12 Ways to Run a Better Residential Contracting Business

by

Jay Pawlowski
Lead Content Specialist
January 7, 2020
/
2
minutes to read

In 2019, small businesses across all 50 states saw their revenue grow. That’s good news, especially for contractors: The construction sector, which includes residential HVAC, plumbing and electrical, led all small business revenue with a growth of 23.3%.

Growth comes from incorporating good business practices, marketing yourself effectively, using business data wisely and generally being as efficient as you can be. 

Here are 12 tips and tricks from our past year of blog posts to help you do just that.

1. Eliminate Doughnut Time

Try changing the window for the first job of the day, and setting expectations for behavior between jobs, to ensure your techs are managing their time properly.

2. Institute a “Debrief” for the End of Every Job

Make sure your team is collecting these seven pieces of info at every job, and also telling the back office — right away.

3. Make the Most Out of Job Interviews

Use our interview checklist to identify leadership traits in job candidates early on, and filter out the ones that may not be a long-term fit. 

4. Protect Yourself Through Accurate Timekeeping

What if a former tech files a lawsuit alleging you owe him overtime? Or what if you get hit with a labor audit? Be prepared.

5. Turn Your Existing Customers Into Repeat Customers

Learn why focusing on existing customers and encouraging their repeat business is paying off big-time for many home service business owners.

6. Be a Business Innovator, Not a Follower

As struggling retail giants show, business owners always need to be proactive, not reactive, to grow and prosper.

7. Get Your Team to Follow New Processes (Video)

Learn how to motivate your employees to understand why changes are taking place and — more importantly — to follow your new processes.

8. Pick the Right Commission Plan 

Implement a pay system that compensates employees appropriately, contributes to company profitability and treats homeowners fairly.

9. Implement Happy Checks and Follow-Up Calls

Doing a good job isn’t enough. There are steps your team should take after the work is done to ensure a homeowner is pleased. 

10. Improve Your Rapport With Your Techs (Video)

Learn the best ways to communicate with technicians of varying ages, and get the most out of your team.

11. Manage Your Online Reputation

One bad review can hurt your business, even when it’s not justified. Try these tips for maintaining a good reputation.

12. Start the New Year Off Right!

Close the books on last year, get your price book in order and set goals for each department in your company.

Look at Pricing

The start of the year is a great time to look at pricing. Usually, you have an idea of how your company fared the year prior, and you want to ensure you will continue to grow in the months to come. Many of us make New Year’s resolutions with respect to spending or saving in our personal lives, and it’s no different for business owners. Making sure your pricing is in line with where it should be is one of the strongest ways to start the year the right way.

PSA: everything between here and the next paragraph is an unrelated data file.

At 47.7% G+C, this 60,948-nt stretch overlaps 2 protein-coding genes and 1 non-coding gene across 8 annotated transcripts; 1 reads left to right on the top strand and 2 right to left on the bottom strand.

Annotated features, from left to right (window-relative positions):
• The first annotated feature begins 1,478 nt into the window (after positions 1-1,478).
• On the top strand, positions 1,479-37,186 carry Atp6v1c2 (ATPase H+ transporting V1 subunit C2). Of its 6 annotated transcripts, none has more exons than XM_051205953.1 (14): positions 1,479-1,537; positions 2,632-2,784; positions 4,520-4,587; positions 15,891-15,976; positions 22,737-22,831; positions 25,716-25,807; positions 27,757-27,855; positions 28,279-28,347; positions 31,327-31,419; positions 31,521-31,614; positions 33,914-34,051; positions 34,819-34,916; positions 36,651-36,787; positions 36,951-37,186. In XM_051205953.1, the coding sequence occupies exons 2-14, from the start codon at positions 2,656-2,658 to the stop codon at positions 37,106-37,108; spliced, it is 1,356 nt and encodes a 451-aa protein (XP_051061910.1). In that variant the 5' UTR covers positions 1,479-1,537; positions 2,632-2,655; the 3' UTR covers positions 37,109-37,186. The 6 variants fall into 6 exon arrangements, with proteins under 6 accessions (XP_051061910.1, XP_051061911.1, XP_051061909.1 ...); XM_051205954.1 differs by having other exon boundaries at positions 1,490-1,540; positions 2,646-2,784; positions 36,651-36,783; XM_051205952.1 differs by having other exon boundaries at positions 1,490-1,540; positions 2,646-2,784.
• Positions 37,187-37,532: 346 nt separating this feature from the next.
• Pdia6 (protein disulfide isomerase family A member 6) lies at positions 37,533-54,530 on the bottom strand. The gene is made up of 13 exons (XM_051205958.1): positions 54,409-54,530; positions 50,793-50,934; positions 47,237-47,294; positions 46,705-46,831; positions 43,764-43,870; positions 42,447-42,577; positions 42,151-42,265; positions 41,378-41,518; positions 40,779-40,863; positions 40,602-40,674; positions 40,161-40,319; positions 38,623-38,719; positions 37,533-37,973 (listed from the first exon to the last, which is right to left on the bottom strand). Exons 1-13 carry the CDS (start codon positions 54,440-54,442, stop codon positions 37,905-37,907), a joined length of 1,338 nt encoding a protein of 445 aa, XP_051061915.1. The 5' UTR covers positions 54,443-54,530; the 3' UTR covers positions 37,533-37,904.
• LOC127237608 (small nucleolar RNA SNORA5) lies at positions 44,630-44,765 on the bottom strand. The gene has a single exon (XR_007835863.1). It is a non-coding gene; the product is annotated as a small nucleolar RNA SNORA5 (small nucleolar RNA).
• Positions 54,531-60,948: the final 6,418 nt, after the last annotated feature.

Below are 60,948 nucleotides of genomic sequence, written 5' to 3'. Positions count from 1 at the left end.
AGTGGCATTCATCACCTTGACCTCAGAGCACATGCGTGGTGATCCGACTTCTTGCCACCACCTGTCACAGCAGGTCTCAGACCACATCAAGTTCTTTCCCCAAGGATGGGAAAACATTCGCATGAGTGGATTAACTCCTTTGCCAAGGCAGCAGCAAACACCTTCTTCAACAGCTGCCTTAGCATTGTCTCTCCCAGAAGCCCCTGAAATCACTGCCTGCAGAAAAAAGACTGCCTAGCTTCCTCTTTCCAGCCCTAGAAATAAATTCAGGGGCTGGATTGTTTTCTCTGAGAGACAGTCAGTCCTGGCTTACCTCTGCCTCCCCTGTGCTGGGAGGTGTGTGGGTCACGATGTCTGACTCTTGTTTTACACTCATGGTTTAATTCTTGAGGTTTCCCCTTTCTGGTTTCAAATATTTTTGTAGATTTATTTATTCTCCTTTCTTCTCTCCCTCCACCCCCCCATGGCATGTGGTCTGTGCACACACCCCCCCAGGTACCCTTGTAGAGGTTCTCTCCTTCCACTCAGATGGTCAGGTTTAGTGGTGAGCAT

Part of looking at your price book is finding where the issues are, and that can take time. An HVAC company in January is going to be very busy, so it’s a difficult time for a close look. However, a plumbing company might not be as busy. Whenever you tackle this job, your best bet is to look at what your labor rates are. Start there, and let it trickle down across the board. Ask yourself, “Are my labor rates helping my business stay profitable?”

Remember, there are many different services out there and many different groups or communities that you can engage. Never hesitate to say, “Hey, I’m a business owner in Florida. What should my labor rates be?” You can build your price from there. There are also some great billable hour calculators available.

Set Goals

There is no better time of year for looking inward than January. Set your personal goals and company goals for the following 12 months. If you can break those down into departmental goals, even better! Perhaps that means a CSR booking closing rates a little better, or a truck doing 250,000 a year rather than 200,000.

Many companies have found that using an Objectives and Key Results (OKRs) goal-setting system pays off. Looking for a guidebook when it comes to OKRs? Check out Measure What Matters: How Google, Bono, and the Gates Foundation Rock the World with OKRs by John Doerr. 

One key question is the best way to handle setting goals: Is it smarter for business owners to handle this solo, together with staff, or to delegate completely? 

The best approach is to set goals at the department level. As an owner, you need to take the time to understand what the goals are in each department, and make sure they are in line with your goals for the company. No one likes to set unattainable goals for themselves, so make sure you push your departments to set goals that are lofty, rather than simple ones to feel good about hitting. Entrust your staff to aim higher, and watch how they respond.

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